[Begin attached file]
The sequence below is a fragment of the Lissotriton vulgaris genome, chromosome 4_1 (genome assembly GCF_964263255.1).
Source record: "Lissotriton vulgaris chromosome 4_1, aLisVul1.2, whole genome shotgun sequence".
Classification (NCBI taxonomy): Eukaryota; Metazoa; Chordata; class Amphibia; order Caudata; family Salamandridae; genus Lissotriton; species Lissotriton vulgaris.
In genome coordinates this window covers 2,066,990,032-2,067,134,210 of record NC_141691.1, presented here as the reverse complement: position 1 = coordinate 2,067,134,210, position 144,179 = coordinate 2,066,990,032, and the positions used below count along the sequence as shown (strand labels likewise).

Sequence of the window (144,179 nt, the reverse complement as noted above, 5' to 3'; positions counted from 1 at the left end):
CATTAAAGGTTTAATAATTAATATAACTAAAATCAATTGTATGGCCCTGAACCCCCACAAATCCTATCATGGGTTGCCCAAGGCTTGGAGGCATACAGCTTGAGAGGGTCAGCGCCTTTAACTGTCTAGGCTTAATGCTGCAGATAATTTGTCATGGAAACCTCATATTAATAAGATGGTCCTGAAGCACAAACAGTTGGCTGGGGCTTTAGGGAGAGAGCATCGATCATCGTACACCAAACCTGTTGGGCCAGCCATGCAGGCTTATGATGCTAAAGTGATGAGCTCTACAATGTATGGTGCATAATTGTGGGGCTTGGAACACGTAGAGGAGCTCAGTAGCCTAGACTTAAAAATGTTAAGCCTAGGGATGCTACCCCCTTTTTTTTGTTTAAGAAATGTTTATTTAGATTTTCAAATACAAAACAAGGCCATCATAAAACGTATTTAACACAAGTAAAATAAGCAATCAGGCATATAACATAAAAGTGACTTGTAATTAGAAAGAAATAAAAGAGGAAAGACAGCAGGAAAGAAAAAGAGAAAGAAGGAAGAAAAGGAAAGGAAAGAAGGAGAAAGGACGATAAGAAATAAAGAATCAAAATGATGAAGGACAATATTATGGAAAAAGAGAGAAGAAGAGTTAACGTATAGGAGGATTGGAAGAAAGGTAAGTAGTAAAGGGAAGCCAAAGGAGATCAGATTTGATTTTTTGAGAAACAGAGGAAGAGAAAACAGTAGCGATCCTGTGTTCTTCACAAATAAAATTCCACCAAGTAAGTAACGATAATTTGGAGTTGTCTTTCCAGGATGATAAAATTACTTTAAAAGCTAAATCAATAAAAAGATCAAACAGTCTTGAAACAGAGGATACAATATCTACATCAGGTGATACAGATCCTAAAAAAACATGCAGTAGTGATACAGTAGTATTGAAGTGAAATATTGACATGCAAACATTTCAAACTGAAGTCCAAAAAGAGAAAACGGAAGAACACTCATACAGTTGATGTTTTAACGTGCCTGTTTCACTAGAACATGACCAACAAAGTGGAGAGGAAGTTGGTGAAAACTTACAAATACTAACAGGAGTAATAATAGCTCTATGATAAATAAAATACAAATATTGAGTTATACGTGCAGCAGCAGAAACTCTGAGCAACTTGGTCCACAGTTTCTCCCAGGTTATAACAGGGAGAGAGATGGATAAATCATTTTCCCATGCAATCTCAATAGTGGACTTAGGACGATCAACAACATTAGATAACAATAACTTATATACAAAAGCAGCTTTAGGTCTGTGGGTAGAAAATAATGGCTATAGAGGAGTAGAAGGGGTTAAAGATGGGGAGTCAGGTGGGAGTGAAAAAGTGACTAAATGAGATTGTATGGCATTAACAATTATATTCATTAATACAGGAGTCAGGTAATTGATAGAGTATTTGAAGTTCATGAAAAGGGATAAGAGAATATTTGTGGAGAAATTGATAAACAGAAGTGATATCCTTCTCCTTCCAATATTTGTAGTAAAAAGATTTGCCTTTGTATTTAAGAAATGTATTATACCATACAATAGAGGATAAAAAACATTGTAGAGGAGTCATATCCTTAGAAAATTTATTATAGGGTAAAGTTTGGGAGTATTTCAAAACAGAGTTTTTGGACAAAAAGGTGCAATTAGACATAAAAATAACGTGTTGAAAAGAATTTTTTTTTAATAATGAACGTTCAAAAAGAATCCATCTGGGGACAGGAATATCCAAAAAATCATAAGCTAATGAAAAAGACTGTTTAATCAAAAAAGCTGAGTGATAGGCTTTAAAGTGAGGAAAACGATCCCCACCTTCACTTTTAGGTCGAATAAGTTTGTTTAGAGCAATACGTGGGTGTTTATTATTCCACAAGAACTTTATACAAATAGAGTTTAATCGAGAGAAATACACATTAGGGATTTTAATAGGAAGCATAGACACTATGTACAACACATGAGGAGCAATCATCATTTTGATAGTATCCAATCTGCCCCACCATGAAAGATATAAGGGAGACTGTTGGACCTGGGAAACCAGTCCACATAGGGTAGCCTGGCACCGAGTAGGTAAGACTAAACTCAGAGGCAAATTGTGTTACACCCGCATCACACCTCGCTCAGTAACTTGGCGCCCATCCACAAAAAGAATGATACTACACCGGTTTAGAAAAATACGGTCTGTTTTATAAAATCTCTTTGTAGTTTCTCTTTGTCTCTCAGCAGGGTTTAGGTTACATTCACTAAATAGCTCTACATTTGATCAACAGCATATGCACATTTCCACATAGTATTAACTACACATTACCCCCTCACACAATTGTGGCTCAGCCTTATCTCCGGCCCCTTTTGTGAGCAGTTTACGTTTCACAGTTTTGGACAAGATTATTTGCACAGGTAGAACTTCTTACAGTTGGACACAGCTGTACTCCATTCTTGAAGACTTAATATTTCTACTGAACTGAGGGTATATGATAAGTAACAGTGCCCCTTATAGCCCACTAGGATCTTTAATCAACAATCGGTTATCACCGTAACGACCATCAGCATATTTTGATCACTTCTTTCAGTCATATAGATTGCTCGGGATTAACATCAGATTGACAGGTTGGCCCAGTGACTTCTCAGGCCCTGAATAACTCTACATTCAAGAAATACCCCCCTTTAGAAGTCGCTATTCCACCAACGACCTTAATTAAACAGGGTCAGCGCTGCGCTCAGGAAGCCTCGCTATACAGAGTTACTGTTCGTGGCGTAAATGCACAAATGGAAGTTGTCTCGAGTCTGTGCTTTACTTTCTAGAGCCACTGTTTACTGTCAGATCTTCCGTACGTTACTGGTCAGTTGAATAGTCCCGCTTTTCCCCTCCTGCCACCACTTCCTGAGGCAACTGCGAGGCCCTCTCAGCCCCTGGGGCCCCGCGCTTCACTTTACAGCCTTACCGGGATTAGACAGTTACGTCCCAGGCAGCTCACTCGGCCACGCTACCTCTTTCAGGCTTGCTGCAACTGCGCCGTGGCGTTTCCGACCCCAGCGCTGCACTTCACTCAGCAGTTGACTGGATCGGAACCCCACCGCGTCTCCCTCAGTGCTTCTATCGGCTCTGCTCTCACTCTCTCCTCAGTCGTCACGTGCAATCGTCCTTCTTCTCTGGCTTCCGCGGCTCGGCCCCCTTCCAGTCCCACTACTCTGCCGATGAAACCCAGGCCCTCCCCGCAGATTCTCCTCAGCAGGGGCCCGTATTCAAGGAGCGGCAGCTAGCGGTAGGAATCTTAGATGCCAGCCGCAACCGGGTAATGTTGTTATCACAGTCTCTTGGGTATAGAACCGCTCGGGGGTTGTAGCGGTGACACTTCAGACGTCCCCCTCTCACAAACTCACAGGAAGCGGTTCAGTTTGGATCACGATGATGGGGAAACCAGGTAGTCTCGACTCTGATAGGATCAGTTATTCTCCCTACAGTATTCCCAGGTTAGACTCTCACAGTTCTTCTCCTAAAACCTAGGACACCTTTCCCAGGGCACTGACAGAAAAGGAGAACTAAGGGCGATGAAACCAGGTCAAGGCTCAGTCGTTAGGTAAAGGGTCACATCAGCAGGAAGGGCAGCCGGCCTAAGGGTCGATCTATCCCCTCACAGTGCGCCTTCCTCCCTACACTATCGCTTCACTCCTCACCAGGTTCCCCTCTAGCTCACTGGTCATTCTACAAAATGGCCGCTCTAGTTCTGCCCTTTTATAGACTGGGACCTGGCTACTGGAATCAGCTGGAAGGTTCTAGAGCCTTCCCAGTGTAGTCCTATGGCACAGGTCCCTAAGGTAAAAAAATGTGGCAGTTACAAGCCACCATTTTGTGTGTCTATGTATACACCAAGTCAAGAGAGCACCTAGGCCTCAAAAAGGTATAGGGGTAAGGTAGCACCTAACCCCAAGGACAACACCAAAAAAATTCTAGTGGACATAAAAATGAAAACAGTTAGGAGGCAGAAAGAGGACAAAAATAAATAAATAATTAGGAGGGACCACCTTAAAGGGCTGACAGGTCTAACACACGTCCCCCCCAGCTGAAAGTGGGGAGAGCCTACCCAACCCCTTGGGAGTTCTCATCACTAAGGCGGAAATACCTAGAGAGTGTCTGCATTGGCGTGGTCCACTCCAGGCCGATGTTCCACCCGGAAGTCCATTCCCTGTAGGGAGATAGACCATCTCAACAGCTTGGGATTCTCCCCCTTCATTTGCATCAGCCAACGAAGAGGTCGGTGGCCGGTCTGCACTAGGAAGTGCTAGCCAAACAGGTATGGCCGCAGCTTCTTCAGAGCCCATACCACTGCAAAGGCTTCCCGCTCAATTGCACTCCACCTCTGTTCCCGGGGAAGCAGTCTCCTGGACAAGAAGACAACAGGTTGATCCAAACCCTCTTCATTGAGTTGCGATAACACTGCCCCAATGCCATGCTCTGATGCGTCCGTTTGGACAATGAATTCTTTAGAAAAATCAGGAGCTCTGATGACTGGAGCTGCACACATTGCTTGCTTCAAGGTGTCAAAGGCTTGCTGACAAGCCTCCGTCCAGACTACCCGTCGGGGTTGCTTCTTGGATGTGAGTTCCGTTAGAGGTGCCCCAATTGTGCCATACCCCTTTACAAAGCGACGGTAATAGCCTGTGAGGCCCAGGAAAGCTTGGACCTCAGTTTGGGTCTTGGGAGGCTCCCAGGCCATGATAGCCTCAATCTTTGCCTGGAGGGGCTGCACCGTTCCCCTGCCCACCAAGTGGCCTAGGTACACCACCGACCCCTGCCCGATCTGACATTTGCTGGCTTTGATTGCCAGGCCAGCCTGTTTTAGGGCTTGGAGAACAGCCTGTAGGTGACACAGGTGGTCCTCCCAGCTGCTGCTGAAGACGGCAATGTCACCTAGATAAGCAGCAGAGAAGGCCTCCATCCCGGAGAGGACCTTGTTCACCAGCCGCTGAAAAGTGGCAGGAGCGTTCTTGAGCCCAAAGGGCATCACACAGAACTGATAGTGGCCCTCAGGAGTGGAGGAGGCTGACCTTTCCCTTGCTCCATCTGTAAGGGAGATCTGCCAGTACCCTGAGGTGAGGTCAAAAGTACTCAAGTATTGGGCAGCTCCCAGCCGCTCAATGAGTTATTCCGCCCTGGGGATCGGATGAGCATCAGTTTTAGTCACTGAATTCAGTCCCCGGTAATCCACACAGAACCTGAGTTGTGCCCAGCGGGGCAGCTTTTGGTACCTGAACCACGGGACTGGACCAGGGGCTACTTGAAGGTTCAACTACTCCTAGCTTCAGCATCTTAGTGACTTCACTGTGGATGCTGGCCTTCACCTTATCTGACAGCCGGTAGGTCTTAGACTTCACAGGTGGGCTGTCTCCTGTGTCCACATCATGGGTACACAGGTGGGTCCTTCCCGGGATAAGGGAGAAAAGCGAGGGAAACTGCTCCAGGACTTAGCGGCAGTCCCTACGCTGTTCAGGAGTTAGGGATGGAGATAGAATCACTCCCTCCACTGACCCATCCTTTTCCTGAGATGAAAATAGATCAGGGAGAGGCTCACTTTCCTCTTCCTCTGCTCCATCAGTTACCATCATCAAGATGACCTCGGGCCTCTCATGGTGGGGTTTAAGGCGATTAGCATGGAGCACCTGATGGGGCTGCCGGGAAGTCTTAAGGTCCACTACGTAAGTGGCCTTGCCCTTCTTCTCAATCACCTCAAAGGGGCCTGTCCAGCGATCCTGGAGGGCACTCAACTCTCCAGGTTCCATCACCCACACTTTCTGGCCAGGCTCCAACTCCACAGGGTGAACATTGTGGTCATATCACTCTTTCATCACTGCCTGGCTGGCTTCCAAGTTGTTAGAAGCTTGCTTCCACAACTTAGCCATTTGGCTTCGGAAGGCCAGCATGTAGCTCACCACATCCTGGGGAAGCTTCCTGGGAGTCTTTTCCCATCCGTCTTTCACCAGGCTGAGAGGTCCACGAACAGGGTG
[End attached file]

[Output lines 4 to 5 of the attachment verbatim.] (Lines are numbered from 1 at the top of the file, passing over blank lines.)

In genome coordinates this window covers 2,066,990,032-2,067,134,210 of record NC_141691.1, presented here as the reverse complement: position 1 = coordinate 2,067,134,210, position 144,179 = coordinate 2,066,990,032, and the positions used below count along the sequence as shown (strand labels likewise).

Sequence of the window (144,179 nt, the reverse complement as noted above, 5' to 3'; positions counted from 1 at the left end):